Frequently Asked Questions

According to the DOJ, the following six questions are the most frequently asked questions by the public about this program. The questions and DOJ’s standard answers are here paraphrased.

1. What are “stolen assets”?

By statute, the term “stolen assets” means financial assets within the jurisdiction of the United States constituting, derived from, or traceable to, any proceeds obtained directly or indirectly from foreign government corruption. The term “financial assets” means funds, investments, or ownership interests, that, after January 1, 2021, come within the United States or that come within the possession or control of any U.S. person.

2. Who is Ineligible to Receive these awards?

The Program restricts reward eligibility and payments under two circumstances:

  • Employees of foreign, U.S. federal, state, or local governments who furnish information obtained in the performance of official duties are ineligible for reward payment
  • Potential reward recipients involved in the underlying misconduct are subject to a mandatory reduction of any reward, and may be subject to a denial of any award at all, at the Secretary of the Treasury’s discretion. In addition, any potential reward recipients who are convicted of criminal conduct arising from their role in the underlying corruption will be denied a reward.

3. Does the program require that information be related to a specific corruption case in order to receive an award?

No.  Those with information regarding assets tied to foreign government corruption may submitted, even if it is not linked to a specifically identified matter.

4. How are reward amounts determined and what is the maximum reward allowable under the Program?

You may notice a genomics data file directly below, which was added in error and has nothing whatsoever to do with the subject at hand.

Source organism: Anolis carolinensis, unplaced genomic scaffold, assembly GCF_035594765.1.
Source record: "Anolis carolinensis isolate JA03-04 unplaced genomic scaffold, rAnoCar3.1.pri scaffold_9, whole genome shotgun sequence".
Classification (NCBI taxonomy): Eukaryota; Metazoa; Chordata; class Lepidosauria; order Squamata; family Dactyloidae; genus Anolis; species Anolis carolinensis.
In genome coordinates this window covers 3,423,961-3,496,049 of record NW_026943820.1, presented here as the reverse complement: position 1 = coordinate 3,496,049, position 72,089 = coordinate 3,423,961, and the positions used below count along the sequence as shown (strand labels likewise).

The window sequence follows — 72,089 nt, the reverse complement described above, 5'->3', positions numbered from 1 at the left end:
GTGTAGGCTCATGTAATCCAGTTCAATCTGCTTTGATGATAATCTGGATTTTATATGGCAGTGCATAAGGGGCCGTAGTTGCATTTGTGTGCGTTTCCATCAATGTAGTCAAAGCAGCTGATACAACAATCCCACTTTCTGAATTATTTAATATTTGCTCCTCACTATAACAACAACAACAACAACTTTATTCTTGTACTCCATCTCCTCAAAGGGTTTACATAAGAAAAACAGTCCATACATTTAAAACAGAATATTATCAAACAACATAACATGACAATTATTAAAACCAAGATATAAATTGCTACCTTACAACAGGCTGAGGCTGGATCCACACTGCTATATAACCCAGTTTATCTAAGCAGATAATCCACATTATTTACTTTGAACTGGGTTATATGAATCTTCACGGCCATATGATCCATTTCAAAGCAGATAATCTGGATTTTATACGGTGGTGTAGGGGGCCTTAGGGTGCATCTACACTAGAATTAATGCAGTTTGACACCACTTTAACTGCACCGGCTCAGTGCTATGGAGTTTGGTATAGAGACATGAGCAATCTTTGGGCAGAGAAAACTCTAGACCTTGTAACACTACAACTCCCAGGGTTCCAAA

The reward eligibility and amounts are deter mined on a case-by-case basis. The Interagency Review Committee may consider a reward nomination in response to information an individual provides directly to Treasury, an investigating agency, or a U.S. embassy abroad. By statute, the maximum amount of any reward is $5 million, unless the Secretary of the Treasury determines the case merits a reward greater than $5 million, personally authorizes a greater amount, and notifies Congress of the determination.

There is no guarantee of any reward for information provided, or, if a reward is authorized, the timing of any payment.  Reward payments are made strictly at the discretion of the Secretary of the Treasury, acting in consultation with the Secretary of State and Attorney General. The Secretary may deny or reduce an award payment recommended by the Interagency Review Committee.
The reward amount is supposed to be based on various factors, including whether the information was previously known to investigating agencies, the risk assumed by the informant, and the significance of the information in leading to the restraint or seizure, forfeiture, or repatriation of the assets identified.

5. What guarantees are there about the confidentiality of information provided or payments made?

The Department of the Treasury is supposed to keep strictly confidential, the information received, the identity of the whistleblower, and any monies paid.  However, there may be circumstances under which some information relating to the source of the information may have to be disclosed or it may be possible to identify sources from the information provided.  U.S. law enforcement authorities will be in communication with a whistleblower to discuss these issues if the information provided is deemed to merit further investigation.

6. What are the consequences of knowingly providing false information?

To be eligible for consideration for a reward, nominees must submit information under penalty of perjury.  Those who knowingly provide false information may be referred to U.S. law enforcement for further investigation.